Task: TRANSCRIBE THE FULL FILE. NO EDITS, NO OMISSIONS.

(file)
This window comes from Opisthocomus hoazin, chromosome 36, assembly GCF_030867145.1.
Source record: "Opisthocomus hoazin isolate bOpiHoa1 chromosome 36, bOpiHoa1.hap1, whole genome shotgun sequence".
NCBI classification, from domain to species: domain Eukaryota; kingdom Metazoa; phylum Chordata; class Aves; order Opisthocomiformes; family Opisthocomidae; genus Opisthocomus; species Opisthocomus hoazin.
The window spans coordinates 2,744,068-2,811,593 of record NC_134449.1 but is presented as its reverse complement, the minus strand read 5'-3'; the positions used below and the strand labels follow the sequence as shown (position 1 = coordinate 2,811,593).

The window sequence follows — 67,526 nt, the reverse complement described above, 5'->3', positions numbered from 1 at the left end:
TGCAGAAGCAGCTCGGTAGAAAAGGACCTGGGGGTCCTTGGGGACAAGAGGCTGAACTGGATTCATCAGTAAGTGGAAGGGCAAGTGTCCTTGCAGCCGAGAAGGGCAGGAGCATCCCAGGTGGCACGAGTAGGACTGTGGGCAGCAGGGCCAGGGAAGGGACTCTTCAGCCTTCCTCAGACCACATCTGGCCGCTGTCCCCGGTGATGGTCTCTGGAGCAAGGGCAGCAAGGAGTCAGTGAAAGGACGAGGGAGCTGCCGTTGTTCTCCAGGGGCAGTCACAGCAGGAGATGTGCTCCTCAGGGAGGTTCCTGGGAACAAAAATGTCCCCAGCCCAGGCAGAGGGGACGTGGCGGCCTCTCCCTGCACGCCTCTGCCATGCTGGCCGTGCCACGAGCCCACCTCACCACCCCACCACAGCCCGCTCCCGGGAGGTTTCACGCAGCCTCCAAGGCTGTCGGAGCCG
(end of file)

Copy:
This window comes from Opisthocomus hoazin, chromosome 36, assembly GCF_030867145.1.
Source record: "Opisthocomus hoazin isolate bOpiHoa1 chromosome 36, bOpiHoa1.hap1, whole genome shotgun sequence".
NCBI classification, from domain to species: domain Eukaryota; kingdom Metazoa; phylum Chordata; class Aves; order Opisthocomiformes; family Opisthocomidae; genus Opisthocomus; species Opisthocomus hoazin.
The window spans coordinates 2,744,068-2,811,593 of record NC_134449.1 but is presented as its reverse complement, the minus strand read 5'-3'; the positions used below and the strand labels follow the sequence as shown (position 1 = coordinate 2,811,593).

The window sequence follows — 67,526 nt, the reverse complement described above, 5'->3', positions numbered from 1 at the left end:
TGCAGAAGCAGCTCGGTAGAAAAGGACCTGGGGGTCCTTGGGGACAAGAGGCTGAACTGGATTCATCAGTAAGTGGAAGGGCAAGTGTCCTTGCAGCCGAGAAGGGCAGGAGCATCCCAGGTGGCACGAGTAGGACTGTGGGCAGCAGGGCCAGGGAAGGGACTCTTCAGCCTTCCTCAGACCACATCTGGCCGCTGTCCCCGGTGATGGTCTCTGGAGCAAGGGCAGCAAGGAGTCAGTGAAAGGACGAGGGAGCTGCCGTTGTTCTCCAGGGGCAGTCACAGCAGGAGATGTGCTCCTCAGGGAGGTTCCTGGGAACAAAAATGTCCCCAGCCCAGGCAGAGGGGACGTGGCGGCCTCTCCCTGCACGCCTCTGCCATGCTGGCCGTGCCACGAGCCCACCTCACCACCCCACCACAGCCCGCTCCCGGGAGGTTTCACGCAGCCTCCAAGGCTGTCGGAGCCG